First published: 05/19/2023. Last updated: 09/15/2023.
In the United States (US), there are minimum wage rates mandated by federal law. The federal minimum wage rate has not increased from $7.25 per hour since 2009. However, states and other jurisdictions (e.g., cities and counties) have enacted their own minimum wage laws. When an employer is subject to conflicting federal, state and local minimum wage requirements, the employer is obligated to pay the highest applicable rate.
The challenge for employers?
The laws governing state and local minimum wage rates can be difficult to track, especially since many rates are pre-scheduled to increase at various times. In addition, as with federal law, some state and local jurisdictions allow employers to pay less in cash wages than the applicable minimum wage when paying tipped employees.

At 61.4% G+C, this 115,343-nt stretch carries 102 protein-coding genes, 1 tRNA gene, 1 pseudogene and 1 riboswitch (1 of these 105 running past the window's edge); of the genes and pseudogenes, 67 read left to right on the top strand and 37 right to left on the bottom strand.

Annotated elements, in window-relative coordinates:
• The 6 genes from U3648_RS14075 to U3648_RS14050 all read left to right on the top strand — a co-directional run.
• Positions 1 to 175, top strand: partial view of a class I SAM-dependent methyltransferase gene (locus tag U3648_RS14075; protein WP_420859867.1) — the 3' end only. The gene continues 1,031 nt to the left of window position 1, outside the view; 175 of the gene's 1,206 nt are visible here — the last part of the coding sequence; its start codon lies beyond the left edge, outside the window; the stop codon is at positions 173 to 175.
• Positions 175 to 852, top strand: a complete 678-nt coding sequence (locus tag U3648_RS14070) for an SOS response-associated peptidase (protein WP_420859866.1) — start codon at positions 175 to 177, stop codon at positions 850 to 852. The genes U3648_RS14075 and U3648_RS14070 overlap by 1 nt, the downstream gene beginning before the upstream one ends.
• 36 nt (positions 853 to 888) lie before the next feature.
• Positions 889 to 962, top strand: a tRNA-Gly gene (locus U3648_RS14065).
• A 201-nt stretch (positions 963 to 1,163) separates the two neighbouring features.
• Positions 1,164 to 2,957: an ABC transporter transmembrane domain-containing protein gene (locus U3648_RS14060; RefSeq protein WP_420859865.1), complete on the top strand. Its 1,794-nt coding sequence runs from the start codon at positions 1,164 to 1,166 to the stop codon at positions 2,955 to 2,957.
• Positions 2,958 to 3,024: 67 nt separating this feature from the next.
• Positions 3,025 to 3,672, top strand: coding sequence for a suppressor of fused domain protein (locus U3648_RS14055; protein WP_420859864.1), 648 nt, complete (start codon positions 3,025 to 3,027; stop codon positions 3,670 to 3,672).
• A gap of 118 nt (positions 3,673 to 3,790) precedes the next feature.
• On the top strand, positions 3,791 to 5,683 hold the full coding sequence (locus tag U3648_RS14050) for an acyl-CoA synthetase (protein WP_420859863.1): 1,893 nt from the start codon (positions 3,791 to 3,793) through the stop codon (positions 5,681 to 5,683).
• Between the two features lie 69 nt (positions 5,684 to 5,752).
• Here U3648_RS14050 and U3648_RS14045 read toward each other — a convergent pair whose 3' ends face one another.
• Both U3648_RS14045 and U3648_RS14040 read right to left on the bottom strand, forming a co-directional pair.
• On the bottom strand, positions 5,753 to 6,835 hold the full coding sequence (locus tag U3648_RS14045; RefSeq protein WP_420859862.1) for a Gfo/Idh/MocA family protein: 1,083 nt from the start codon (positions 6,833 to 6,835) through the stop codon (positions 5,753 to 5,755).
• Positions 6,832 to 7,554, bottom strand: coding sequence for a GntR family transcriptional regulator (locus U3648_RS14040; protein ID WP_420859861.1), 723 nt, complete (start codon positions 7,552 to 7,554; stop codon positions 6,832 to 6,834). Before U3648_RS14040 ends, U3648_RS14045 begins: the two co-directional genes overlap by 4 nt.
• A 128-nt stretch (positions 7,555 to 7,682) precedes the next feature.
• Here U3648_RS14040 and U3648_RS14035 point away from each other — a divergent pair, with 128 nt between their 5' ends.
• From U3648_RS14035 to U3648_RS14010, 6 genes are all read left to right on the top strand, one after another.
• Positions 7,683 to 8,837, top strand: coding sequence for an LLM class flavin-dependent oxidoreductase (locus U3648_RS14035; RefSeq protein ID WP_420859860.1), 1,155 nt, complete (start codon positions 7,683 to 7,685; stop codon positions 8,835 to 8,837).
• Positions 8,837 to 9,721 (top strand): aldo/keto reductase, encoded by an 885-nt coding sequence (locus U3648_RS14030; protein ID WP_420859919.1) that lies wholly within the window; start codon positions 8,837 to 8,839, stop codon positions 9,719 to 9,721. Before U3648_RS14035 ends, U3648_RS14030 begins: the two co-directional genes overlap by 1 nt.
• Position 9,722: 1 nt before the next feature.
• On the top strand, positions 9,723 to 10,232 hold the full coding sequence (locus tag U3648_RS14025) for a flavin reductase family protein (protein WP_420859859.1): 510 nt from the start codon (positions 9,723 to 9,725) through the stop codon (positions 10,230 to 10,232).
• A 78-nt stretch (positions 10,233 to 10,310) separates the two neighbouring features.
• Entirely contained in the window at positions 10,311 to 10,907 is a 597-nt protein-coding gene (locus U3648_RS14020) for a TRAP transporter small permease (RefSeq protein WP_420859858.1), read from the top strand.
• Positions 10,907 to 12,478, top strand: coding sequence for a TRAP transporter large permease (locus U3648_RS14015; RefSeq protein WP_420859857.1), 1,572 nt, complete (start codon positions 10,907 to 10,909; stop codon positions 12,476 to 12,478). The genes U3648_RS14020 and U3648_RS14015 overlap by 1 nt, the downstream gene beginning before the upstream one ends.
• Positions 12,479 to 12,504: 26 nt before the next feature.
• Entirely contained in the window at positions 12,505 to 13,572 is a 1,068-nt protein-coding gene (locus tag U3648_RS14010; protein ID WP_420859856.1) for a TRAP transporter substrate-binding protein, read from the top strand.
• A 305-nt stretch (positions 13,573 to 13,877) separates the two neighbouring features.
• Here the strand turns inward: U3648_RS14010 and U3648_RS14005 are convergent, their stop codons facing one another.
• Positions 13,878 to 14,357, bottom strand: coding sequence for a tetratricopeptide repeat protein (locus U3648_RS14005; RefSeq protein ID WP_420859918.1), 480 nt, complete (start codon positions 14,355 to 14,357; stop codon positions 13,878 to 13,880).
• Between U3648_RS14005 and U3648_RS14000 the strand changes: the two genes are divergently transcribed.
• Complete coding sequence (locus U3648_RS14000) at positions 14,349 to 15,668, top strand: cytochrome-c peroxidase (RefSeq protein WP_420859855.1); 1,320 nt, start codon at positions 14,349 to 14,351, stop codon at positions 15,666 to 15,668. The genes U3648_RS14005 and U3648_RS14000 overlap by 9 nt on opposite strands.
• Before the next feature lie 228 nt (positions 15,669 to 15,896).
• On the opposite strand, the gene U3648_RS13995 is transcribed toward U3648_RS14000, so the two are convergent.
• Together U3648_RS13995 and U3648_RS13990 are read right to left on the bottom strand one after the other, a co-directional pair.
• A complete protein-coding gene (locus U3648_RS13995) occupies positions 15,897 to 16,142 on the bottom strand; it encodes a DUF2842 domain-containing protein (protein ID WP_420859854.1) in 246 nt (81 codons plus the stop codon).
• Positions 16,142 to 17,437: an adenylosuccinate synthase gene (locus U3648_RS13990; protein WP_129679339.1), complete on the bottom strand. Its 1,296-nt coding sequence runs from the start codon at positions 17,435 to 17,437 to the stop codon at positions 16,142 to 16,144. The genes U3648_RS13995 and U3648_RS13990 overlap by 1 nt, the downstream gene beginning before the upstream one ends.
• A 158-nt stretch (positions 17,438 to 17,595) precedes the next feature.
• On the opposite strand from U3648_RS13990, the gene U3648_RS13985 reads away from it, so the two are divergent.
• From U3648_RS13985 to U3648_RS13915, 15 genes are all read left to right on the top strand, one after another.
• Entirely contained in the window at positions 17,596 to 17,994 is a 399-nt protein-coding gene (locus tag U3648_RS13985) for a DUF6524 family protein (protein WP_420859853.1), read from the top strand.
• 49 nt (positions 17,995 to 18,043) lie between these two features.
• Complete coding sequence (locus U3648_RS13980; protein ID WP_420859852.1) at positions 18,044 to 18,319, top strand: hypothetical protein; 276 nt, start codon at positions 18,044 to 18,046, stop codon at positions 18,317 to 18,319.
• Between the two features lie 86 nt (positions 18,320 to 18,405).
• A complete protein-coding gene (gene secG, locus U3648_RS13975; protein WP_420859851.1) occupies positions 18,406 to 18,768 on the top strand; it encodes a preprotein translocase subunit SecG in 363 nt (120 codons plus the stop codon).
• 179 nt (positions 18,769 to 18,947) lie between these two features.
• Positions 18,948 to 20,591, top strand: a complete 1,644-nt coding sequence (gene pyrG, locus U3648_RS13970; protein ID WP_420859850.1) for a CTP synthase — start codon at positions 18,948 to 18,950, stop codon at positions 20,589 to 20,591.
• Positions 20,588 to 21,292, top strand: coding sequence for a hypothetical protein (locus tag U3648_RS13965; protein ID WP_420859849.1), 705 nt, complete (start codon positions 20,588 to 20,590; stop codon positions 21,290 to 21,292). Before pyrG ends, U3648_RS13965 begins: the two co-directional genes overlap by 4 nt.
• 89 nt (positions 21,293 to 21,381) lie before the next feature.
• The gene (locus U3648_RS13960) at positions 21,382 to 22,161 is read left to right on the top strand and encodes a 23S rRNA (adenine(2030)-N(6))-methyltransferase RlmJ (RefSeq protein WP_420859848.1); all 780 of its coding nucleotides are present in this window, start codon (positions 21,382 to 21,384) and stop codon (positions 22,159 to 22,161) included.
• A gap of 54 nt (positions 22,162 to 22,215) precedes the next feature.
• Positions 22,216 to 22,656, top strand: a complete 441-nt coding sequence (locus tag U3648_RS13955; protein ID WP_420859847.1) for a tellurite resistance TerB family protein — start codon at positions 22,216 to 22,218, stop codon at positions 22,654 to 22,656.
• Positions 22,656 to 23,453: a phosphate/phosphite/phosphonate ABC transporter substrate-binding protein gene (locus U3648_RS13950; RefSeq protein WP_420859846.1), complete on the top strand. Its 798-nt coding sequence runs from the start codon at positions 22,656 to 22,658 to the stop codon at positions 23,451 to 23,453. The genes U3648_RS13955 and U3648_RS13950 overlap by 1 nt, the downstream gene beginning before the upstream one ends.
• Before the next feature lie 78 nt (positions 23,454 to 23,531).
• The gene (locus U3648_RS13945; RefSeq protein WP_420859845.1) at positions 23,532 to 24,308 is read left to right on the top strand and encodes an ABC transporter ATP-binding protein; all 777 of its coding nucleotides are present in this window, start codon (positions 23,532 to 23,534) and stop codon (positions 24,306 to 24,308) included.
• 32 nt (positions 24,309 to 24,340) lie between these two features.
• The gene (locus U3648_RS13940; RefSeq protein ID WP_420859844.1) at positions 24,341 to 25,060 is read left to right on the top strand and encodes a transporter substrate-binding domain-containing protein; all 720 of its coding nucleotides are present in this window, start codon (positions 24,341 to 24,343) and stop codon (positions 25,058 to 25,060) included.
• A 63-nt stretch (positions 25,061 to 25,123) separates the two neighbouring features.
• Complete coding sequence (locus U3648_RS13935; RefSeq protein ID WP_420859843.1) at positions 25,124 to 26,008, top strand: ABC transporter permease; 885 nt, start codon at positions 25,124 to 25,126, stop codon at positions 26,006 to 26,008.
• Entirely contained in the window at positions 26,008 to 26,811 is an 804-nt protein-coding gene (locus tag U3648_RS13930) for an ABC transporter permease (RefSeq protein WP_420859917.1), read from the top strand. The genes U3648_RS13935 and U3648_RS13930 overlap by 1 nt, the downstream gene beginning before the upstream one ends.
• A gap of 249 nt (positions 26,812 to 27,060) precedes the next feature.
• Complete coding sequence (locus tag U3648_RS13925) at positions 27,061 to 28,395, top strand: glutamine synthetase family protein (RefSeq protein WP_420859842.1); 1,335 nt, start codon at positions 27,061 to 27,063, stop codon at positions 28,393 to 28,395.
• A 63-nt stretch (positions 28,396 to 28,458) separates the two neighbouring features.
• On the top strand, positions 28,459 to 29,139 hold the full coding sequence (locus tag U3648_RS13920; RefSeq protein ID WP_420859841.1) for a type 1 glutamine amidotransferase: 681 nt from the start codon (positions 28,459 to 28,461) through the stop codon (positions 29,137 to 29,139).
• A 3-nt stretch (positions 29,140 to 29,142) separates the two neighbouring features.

With that challenge in mind, we have brought together state and local minimum wage rates in one comprehensive chart below.
The chart lists in black text the current minimum wage rates for non-tipped and the required cash wages for tipped employees for each state as well as rates for US districts, territories and commonwealths. If the applicable rate is dependent on certain factors (e.g., employer size, whether the employer provides benefits etc.), then these factors are also identified. Listed in red text are local minimum wage rates.
Minimum wage chart
This information is provided with the understanding that ADP is not rendering legal advice.